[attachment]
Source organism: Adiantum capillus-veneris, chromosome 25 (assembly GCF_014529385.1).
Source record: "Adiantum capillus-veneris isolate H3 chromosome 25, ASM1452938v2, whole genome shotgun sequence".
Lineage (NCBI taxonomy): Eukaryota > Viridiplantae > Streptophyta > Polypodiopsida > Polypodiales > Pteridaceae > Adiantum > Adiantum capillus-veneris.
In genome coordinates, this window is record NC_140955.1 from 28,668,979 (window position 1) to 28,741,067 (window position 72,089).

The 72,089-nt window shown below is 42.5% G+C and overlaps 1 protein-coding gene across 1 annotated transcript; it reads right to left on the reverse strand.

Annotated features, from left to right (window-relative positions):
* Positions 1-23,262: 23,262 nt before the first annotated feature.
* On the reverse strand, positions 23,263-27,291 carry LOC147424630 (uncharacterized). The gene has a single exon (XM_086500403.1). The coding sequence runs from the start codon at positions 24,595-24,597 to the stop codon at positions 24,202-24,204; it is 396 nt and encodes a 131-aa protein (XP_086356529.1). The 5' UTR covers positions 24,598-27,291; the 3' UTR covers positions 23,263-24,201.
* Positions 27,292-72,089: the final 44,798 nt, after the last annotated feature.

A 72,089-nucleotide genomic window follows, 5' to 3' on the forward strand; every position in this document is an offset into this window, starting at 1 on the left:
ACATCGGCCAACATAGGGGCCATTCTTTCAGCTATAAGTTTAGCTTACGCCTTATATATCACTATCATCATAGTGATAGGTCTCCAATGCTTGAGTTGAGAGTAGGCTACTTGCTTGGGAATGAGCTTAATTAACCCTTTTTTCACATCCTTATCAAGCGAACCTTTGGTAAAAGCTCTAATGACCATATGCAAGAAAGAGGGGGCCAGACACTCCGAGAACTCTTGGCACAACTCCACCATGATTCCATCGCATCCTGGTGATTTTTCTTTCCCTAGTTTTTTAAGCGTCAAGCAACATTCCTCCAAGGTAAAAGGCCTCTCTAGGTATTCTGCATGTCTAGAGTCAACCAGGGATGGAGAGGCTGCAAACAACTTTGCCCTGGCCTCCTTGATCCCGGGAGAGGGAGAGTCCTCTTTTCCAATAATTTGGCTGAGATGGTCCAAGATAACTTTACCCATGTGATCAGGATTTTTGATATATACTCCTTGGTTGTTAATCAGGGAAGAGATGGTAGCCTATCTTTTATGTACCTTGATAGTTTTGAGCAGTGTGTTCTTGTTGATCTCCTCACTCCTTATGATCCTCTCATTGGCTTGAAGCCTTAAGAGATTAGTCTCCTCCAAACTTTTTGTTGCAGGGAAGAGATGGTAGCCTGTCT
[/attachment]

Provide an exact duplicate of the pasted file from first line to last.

Source organism: Adiantum capillus-veneris, chromosome 25 (assembly GCF_014529385.1).
Source record: "Adiantum capillus-veneris isolate H3 chromosome 25, ASM1452938v2, whole genome shotgun sequence".
Lineage (NCBI taxonomy): Eukaryota > Viridiplantae > Streptophyta > Polypodiopsida > Polypodiales > Pteridaceae > Adiantum > Adiantum capillus-veneris.
In genome coordinates, this window is record NC_140955.1 from 28,668,979 (window position 1) to 28,741,067 (window position 72,089).

The 72,089-nt window shown below is 42.5% G+C and overlaps 1 protein-coding gene across 1 annotated transcript; it reads right to left on the reverse strand.

Annotated features, from left to right (window-relative positions):
* Positions 1-23,262: 23,262 nt before the first annotated feature.
* On the reverse strand, positions 23,263-27,291 carry LOC147424630 (uncharacterized). The gene has a single exon (XM_086500403.1). The coding sequence runs from the start codon at positions 24,595-24,597 to the stop codon at positions 24,202-24,204; it is 396 nt and encodes a 131-aa protein (XP_086356529.1). The 5' UTR covers positions 24,598-27,291; the 3' UTR covers positions 23,263-24,201.
* Positions 27,292-72,089: the final 44,798 nt, after the last annotated feature.

A 72,089-nucleotide genomic window follows, 5' to 3' on the forward strand; every position in this document is an offset into this window, starting at 1 on the left:
ACATCGGCCAACATAGGGGCCATTCTTTCAGCTATAAGTTTAGCTTACGCCTTATATATCACTATCATCATAGTGATAGGTCTCCAATGCTTGAGTTGAGAGTAGGCTACTTGCTTGGGAATGAGCTTAATTAACCCTTTTTTCACATCCTTATCAAGCGAACCTTTGGTAAAAGCTCTAATGACCATATGCAAGAAAGAGGGGGCCAGACACTCCGAGAACTCTTGGCACAACTCCACCATGATTCCATCGCATCCTGGTGATTTTTCTTTCCCTAGTTTTTTAAGCGTCAAGCAACATTCCTCCAAGGTAAAAGGCCTCTCTAGGTATTCTGCATGTCTAGAGTCAACCAGGGATGGAGAGGCTGCAAACAACTTTGCCCTGGCCTCCTTGATCCCGGGAGAGGGAGAGTCCTCTTTTCCAATAATTTGGCTGAGATGGTCCAAGATAACTTTACCCATGTGATCAGGATTTTTGATATATACTCCTTGGTTGTTAATCAGGGAAGAGATGGTAGCCTATCTTTTATGTACCTTGATAGTTTTGAGCAGTGTGTTCTTGTTGATCTCCTCACTCCTTATGATCCTCTCATTGGCTTGAAGCCTTAAGAGATTAGTCTCCTCCAAACTTTTTGTTGCAGGGAAGAGATGGTAGCCTGTCT